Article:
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Chapter 44 — Networked Robots

Dezhen Song, Ken Goldberg and Nak-Young Chong

As of 2013, almost all robots have access to computer networks that offer extensive computing, memory, and other resources that can dramatically improve performance. The underlying enabling framework is the focus of this chapter: networked robots. Networked robots trace their origin to telerobots or remotely controlled robots. Telerobots are widely used to explore undersea terrains and outer space, to defuse bombs and to clean up hazardous waste. Until 1994, telerobots were accessible only to trained and trusted experts through dedicated communication channels. This chapter will describe relevant network technology, the history of networked robots as it evolves from teleoperation to cloud robotics, properties of networked robots, how to build a networked robot, example systems. Later in the chapter, we focus on the recent progress on cloud robotics, and topics for future research.

Teleoperation of a mini-excavator

Author  Keyvan Hashtrudi-Zaad, Simon P. DiMaio, Septimiu E. Salcudean

Video ID : 82

Teleoperation of a mini-excavator over the internet using a virtual master environment. This video is illustrates how a virtual-reality-based interface can assist users to comprehend robotic states. (See m. 44.4.3 of the Springer Handbook of Robotics, 2nd ed (2006) for details).

Chapter 72 — Social Robotics

Cynthia Breazeal, Kerstin Dautenhahn and Takayuki Kanda

This chapter surveys some of the principal research trends in Social Robotics and its application to human–robot interaction (HRI). Social (or Sociable) robots are designed to interact with people in a natural, interpersonal manner – often to achieve positive outcomes in diverse applications such as education, health, quality of life, entertainment, communication, and tasks requiring collaborative teamwork. The long-term goal of creating social robots that are competent and capable partners for people is quite a challenging task. They will need to be able to communicate naturally with people using both verbal and nonverbal signals. They will need to engage us not only on a cognitive level, but on an emotional level as well in order to provide effective social and task-related support to people. They will need a wide range of socialcognitive skills and a theory of other minds to understand human behavior, and to be intuitively understood by people. A deep understanding of human intelligence and behavior across multiple dimensions (i. e., cognitive, affective, physical, social, etc.) is necessary in order to design robots that can successfully play a beneficial role in the daily lives of people. This requires a multidisciplinary approach where the design of social robot technologies and methodologies are informed by robotics, artificial intelligence, psychology, neuroscience, human factors, design, anthropology, and more.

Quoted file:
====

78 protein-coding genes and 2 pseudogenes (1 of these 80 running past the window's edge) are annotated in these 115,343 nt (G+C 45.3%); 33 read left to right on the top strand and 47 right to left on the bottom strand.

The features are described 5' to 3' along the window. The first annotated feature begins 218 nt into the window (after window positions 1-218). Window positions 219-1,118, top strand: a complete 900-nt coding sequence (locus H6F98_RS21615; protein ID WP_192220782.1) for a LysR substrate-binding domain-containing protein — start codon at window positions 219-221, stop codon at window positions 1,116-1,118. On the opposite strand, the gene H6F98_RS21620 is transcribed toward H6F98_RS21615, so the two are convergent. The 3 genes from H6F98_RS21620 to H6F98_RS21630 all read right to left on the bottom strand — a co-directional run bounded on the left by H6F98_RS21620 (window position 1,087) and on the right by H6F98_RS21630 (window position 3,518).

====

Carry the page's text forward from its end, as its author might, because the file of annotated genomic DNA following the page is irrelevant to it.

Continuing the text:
Learning how to be a learning companion for children

Author  Cynthia Breazeal

Video ID : 560

This video demonstration describes a project whereby we train a policy via learning-by-demonstration for a social robot to serve as a learning companion for young children during free-form educational play. Training data was captured during a Wizard-of-Oz paradigm where the robot played the color-mixing game app with 183 children. Once the model was trained on this data, we did a human-participant study with 85 children to compare the behavior and efficacy of the autonomous robot versus a Wizard-of-Oz-controlled robot. We also compared the children's behavior to just playing the game app without a robot learning companion. We found that the presence of the robot learning companion resulted in deeper exploration of the subject matter of the app (color mixing) and more behaviors targeted to this activity (e.g., there was more random tapping of the app when the robot was not present). The autonomous robot's behavior was not statistically different from the Wizard-of-Oz-controlled robot.

Chapter 36 — Motion for Manipulation Tasks

James Kuffner and Jing Xiao

This chapter serves as an introduction to Part D by giving an overview of motion generation and control strategies in the context of robotic manipulation tasks. Automatic control ranging from the abstract, high-level task specification down to fine-grained feedback at the task interface are considered. Some of the important issues include modeling of the interfaces between the robot and the environment at the different time scales of motion and incorporating sensing and feedback. Manipulation planning is introduced as an extension to the basic motion planning problem, which can be modeled as a hybrid system of continuous configuration spaces arising from the act of grasping and moving parts in the environment. The important example of assembly motion is discussed through the analysis of contact states and compliant motion control. Finally, methods aimed at integrating global planning with state feedback control are summarized.

Demonstration of multisensor integration in industrial manipulation

Author  Torsten Kröger et al.

Video ID : 361

This video demonstrates the potential of multisensor integration in industrial manipulation. A robot is programmed to play the Jenga game. Two cameras are mounted on the manipulator to calculate the positions of all cuboids online. A 6-DOF force/torque sensor and a 6-DOF acceleration sensor are mounted between a hand and gripper to give force/tactile feedback. The manipulator randomly chooses one block and tries to push it out and then put it on the top of the tower. In this video, a record of putting 29 blocks onto the top of the tower is achieved.

Chapter 54 — Industrial Robotics

Martin Hägele, Klas Nilsson, J. Norberto Pires and Rainer Bischoff

Much of the technology that makes robots reliable, human friendly, and adaptable for numerous applications has emerged from manufacturers of industrial robots. With an estimated installation base in 2014 of about 1:5million units, some 171 000 new installations in that year and an annual turnover of the robotics industry estimated to be US$ 32 billion, industrial robots are by far the largest commercial application of robotics technology today.